THE State of Pennsylvania has long held precedence not only in the aggregate volume but also in the great diversity of its activities in the various departments of iron manufacture, and its preeminence in this respect is very largely upheld by firms of old established prominence which have come to their present leadership by the processes of gradual but solid development.
One of the notable enterprises of this kind is The Milton Manufacturing Company, of Milton, Pennsylvania, who are manufacturers of cold punched nuts, hot pressed nuts, wrought washers, and refined bar iron. It was established and or-ganized in 1886 by S. J. Shimer, S. W. Murray, John Jenkins, and John Lauth, for the purpose of developing specialties in the iron trade. In 1888 it was taken over by S. J. Shimer & Sons, and in 1893 it was incorporated as The Milton Manufacturing Company.
S. J. Shimer & Sons, which was organized in 1888, conducted a machine shop which had been established in 1880 by S. J. Shimer for the purpose of manufacturing a cutter head which had been perfected by members of the Shimer family, who had previously been engaged for several years in lumber manufacturing at Milton. After 1888 the business of S. J. Shimer & Sons in the manufacture of cutter heads and woodworking machines and the business of The Milton Manufacturing Company were conducted under a single ownership and management, but run as separate organizations. Mr. George S. Shimer was superintendent of the business of S. J. Shimer & Sons, and filled the same office for The Milton Manufacturing Company until the death of his father, Samuel J. Shimer, in 1901, when he was elected president of The Milton Manufacturing Company, and upon the separation of the business affairs of the two companies in 1906 Mr. George S. Shimer took over The Milton Manufacturing Company and his brother took over the enterprise of S. J. Shimer & Sons. The present organization of The Milton Manufacturing Company is as follows George S. Shimer, president; George S. Shimer, Jr., vice-president; Raymond W. Krise, second vice-president; Thomas M.
Miles, general manager; W. Bruce dinger, treas-urer; O. H. Reinhart, secretary; H. W. Cham- berlin, assistant secretary; Frank H. Miles, chief engineer; E. P. Hill, traffic manager.
The plant, taken over in 1888 and devoted to the making of cold punched and hot pressed nuts and refined bar iron, has been entirely rebuilt of steel and brick, with every feature of modern factory construction, adapting it in the most perfect manner to the improved processes and advanced methods of operation now in vogue. In 1915 the company took over the property formerly owned and operated by The Milton Iron Company and erected their own group of well equipped steel and brick buildings, with every appliance and requisite, for the making of gun shells, in which industry they were largely engaged, at first for the British Government and later for the Government of the United States.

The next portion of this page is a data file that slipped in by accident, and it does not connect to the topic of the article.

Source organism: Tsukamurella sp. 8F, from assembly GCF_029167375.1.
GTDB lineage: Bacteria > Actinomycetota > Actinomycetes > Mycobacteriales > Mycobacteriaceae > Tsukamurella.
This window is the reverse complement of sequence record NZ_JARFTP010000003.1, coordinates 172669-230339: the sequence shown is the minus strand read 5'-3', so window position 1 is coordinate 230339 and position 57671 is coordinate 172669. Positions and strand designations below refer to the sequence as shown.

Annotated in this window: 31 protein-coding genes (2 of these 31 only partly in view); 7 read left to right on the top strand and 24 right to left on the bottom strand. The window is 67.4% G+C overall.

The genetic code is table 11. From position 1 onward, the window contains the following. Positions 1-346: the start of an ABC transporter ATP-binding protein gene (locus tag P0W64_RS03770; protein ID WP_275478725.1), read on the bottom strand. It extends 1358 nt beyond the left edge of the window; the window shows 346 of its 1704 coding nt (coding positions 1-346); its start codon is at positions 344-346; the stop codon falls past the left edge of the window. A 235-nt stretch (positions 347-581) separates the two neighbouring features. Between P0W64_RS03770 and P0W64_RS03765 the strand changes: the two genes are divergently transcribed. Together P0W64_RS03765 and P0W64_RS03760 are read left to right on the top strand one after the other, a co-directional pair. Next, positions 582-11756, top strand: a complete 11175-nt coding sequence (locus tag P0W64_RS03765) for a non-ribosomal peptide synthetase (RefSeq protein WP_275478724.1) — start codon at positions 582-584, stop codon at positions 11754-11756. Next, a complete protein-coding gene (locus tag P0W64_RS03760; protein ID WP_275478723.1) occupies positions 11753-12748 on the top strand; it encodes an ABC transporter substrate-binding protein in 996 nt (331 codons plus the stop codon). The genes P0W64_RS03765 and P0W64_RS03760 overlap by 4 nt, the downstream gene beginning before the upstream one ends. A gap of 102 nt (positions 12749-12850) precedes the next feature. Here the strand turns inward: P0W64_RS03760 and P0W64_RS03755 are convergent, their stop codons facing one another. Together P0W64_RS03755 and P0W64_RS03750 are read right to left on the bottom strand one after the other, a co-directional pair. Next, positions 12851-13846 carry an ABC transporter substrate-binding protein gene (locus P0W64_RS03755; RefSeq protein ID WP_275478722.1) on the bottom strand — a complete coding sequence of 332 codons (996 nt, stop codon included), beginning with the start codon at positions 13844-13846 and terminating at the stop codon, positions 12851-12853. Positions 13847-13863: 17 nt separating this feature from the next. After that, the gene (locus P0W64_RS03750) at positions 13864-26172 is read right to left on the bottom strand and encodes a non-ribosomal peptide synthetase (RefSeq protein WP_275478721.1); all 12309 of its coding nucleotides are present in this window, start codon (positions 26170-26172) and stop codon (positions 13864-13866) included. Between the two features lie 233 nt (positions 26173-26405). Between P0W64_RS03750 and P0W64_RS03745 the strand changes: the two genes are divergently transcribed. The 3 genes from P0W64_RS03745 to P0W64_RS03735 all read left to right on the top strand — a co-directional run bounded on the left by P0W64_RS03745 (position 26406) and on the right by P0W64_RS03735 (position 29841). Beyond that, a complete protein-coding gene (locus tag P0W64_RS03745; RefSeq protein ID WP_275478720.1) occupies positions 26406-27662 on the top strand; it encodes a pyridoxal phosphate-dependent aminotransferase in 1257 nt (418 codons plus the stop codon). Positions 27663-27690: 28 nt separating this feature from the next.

From the, inception of the business there has been a steady but substantia! Growth in the volume of the operations of the plant and a corresponding development of its equipment and facilities for the important lines of manufacture in which the company is engaged. An additional power plant is now under construction, with a capacity of 4,000 kilowatts.
The company employs about 3,000 men and has a yearly capacity of 100,000 tons of iron and steel rolled bars. The making of cold punched nuts, hot pressed nuts, and bar iron, and the rolling of steel bars, have been and are now the principal features of the company's business, and nothing is left undone to make these products the best and most desirable of their several kinds. These products have enjoyed a wide patronage, being well and favorably known to the export trade and to the domestic trade in every section.
All of the officers of the company have grown up in the business, and in their several departments are skilled and practical men, whose ad-ministrative abilities under the executive direction of Mr. George S. Shimer, the president, have resulted in placing The Milton Manufacturing Company in its foremost place among the repre-sentatives in this country of its particular line of industry.